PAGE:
66 0c3df2b4 101655f9 0677e9eb 5ad87278 ed9b0082

67 78dd4d2b 0c3df2b4 4405957e 0677e9eb 5ad87278

68 497093c0 78dd4d2b 030f7cad 4405957e 0677e9eb

69 3f2588c2 497093c0 de37534a 030f7cad 4405957e

70 c199f8c7 3f2588c2 125c24f0 de37534a 030f7cad

71 39859de7 c199f8c7 8fc96230 125c24f0 de37534a

72 edb42de4 39859de7 f0667e31 8fc96230 125c24f0

73 11793f6f edb42de4 ce616779 f0667e31 8fc96230

74 5ee76897 11793f6f 3b6d0b79 ce616779 f0667e31

75 63f7dab7 5ee76897 c45e4fdb 3b6d0b79 ce616779

76 a079b7d9 63f7dab7 d7b9da25 c45e4fdb 3b6d0b79

77 860d21cc a079b7d9 d8fdf6ad d7b9da25 c45e4fdb

78 5738d5e1 860d21cc 681e6df6 d8fdf6ad d7b9da25

79 42541b35 5738d5e1 21834873 681e6df6 d8fdf6ad

a9993e36 4706816a ba3e2571 7850c26c 9cd0d89d

Seems like everybody is waiting for somebody else to do the work.. well, I guess curiosity kills the cat..

Here is what I found with the messages. The 58th-step hashes do match for the two messages, but the number I got is different from the 'h1' in the paper. I don't know what kind of SHA-1 was implemented for the paper, but I'm quite sure my SHA-1 module is fine. The NIST test case of ASCII "abc" was put through the module first and produced correct results.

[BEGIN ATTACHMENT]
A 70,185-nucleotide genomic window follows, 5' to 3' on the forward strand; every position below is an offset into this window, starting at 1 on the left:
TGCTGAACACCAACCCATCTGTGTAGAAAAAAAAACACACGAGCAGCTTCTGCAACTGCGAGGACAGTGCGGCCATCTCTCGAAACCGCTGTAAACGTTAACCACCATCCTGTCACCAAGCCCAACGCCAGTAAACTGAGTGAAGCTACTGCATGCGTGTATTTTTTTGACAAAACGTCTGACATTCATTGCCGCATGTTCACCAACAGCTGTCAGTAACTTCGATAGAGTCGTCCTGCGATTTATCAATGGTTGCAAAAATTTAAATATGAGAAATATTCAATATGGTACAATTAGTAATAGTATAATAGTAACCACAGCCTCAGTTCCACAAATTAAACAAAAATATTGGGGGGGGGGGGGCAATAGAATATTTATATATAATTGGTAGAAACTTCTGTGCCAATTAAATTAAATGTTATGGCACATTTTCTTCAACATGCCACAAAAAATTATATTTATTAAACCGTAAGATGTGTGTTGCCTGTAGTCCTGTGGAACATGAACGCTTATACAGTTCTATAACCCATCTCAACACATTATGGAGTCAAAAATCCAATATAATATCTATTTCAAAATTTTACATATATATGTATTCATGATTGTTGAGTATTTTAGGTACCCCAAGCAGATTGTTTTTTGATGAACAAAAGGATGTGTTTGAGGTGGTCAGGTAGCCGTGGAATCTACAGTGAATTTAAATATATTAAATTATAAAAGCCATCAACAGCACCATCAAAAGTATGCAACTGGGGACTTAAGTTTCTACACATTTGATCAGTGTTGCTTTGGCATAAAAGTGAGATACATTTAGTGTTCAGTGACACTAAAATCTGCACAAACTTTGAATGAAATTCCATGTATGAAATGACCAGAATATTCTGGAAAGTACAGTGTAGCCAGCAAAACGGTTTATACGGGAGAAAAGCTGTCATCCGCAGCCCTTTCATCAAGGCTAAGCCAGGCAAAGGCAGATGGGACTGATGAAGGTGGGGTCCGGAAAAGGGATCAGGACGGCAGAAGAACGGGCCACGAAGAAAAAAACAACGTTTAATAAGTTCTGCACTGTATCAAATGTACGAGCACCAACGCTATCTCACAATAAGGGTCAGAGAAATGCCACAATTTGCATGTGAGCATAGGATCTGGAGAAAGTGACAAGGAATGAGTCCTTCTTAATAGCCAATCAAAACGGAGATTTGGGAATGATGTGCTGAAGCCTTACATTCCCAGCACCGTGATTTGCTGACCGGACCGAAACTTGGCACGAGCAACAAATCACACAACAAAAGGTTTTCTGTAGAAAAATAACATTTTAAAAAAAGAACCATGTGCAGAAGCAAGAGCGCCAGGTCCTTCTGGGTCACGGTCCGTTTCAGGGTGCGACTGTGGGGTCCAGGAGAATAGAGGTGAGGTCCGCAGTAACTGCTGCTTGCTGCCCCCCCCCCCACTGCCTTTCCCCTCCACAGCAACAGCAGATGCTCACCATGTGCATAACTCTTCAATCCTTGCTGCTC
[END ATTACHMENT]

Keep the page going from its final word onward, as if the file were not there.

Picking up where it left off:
See the numbers below.

M0

0 67452301 efcdab89 98badcfe 10325476 c3d2e1f0

1 b2dff369 67452301 7bf36ae2 98badcfe 10325476

2 63c4b1a2 b2dff369 59d148c0 7bf36ae2 98badcfe

3 21c2b110 63c4b1a2 6cb7fcda 59d148c0 7bf36ae2

4 d526702c 21c2b110 98f12c68 6cb7fcda 59d148c0

5 ac4ec847 d526702c 0870ac44 98f12c68 6cb7fcda

6 c6d362df ac4ec847 35499c0b 0870ac44 98f12c68